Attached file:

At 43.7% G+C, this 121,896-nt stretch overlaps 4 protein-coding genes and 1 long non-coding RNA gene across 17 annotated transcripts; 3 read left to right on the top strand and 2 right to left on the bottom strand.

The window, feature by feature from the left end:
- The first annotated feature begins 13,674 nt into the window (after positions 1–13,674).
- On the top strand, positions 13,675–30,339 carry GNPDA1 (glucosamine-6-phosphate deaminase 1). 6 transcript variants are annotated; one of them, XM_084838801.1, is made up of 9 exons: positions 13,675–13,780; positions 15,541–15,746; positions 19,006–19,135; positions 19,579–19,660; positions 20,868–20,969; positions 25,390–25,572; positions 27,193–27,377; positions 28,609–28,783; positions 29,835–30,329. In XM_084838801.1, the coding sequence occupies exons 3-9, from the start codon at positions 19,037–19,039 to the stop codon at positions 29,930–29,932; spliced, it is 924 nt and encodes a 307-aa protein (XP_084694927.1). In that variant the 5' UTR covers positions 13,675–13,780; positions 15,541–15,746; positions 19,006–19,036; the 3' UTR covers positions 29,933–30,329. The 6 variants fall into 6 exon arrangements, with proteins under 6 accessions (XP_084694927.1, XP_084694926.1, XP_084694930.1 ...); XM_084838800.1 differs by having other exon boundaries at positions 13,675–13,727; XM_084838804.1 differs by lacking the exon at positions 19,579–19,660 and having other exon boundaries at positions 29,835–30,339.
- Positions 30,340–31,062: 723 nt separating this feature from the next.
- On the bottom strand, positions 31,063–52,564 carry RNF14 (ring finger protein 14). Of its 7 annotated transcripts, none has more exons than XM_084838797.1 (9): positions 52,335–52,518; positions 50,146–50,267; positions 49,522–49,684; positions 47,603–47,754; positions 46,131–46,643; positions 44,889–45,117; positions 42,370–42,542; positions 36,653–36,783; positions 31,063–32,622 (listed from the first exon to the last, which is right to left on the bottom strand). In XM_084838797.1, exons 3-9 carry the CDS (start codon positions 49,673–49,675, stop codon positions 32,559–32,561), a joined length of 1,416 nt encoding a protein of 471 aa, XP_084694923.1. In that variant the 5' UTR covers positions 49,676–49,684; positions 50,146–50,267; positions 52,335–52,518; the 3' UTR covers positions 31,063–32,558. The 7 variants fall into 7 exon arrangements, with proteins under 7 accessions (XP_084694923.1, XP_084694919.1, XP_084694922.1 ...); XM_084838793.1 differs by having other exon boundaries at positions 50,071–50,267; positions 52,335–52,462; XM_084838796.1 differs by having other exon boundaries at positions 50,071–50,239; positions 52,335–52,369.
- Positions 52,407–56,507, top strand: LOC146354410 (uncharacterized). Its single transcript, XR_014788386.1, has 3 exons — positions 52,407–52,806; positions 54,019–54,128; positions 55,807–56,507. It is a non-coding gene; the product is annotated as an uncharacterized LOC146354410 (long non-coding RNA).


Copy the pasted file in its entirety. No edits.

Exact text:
At 43.7% G+C, this 121,896-nt stretch overlaps 4 protein-coding genes and 1 long non-coding RNA gene across 17 annotated transcripts; 3 read left to right on the top strand and 2 right to left on the bottom strand.

The window, feature by feature from the left end:
- The first annotated feature begins 13,674 nt into the window (after positions 1–13,674).
- On the top strand, positions 13,675–30,339 carry GNPDA1 (glucosamine-6-phosphate deaminase 1). 6 transcript variants are annotated; one of them, XM_084838801.1, is made up of 9 exons: positions 13,675–13,780; positions 15,541–15,746; positions 19,006–19,135; positions 19,579–19,660; positions 20,868–20,969; positions 25,390–25,572; positions 27,193–27,377; positions 28,609–28,783; positions 29,835–30,329. In XM_084838801.1, the coding sequence occupies exons 3-9, from the start codon at positions 19,037–19,039 to the stop codon at positions 29,930–29,932; spliced, it is 924 nt and encodes a 307-aa protein (XP_084694927.1). In that variant the 5' UTR covers positions 13,675–13,780; positions 15,541–15,746; positions 19,006–19,036; the 3' UTR covers positions 29,933–30,329. The 6 variants fall into 6 exon arrangements, with proteins under 6 accessions (XP_084694927.1, XP_084694926.1, XP_084694930.1 ...); XM_084838800.1 differs by having other exon boundaries at positions 13,675–13,727; XM_084838804.1 differs by lacking the exon at positions 19,579–19,660 and having other exon boundaries at positions 29,835–30,339.
- Positions 30,340–31,062: 723 nt separating this feature from the next.
- On the bottom strand, positions 31,063–52,564 carry RNF14 (ring finger protein 14). Of its 7 annotated transcripts, none has more exons than XM_084838797.1 (9): positions 52,335–52,518; positions 50,146–50,267; positions 49,522–49,684; positions 47,603–47,754; positions 46,131–46,643; positions 44,889–45,117; positions 42,370–42,542; positions 36,653–36,783; positions 31,063–32,622 (listed from the first exon to the last, which is right to left on the bottom strand). In XM_084838797.1, exons 3-9 carry the CDS (start codon positions 49,673–49,675, stop codon positions 32,559–32,561), a joined length of 1,416 nt encoding a protein of 471 aa, XP_084694923.1. In that variant the 5' UTR covers positions 49,676–49,684; positions 50,146–50,267; positions 52,335–52,518; the 3' UTR covers positions 31,063–32,558. The 7 variants fall into 7 exon arrangements, with proteins under 7 accessions (XP_084694923.1, XP_084694919.1, XP_084694922.1 ...); XM_084838793.1 differs by having other exon boundaries at positions 50,071–50,267; positions 52,335–52,462; XM_084838796.1 differs by having other exon boundaries at positions 50,071–50,239; positions 52,335–52,369.
- Positions 52,407–56,507, top strand: LOC146354410 (uncharacterized). Its single transcript, XR_014788386.1, has 3 exons — positions 52,407–52,806; positions 54,019–54,128; positions 55,807–56,507. It is a non-coding gene; the product is annotated as an uncharacterized LOC146354410 (long non-coding RNA).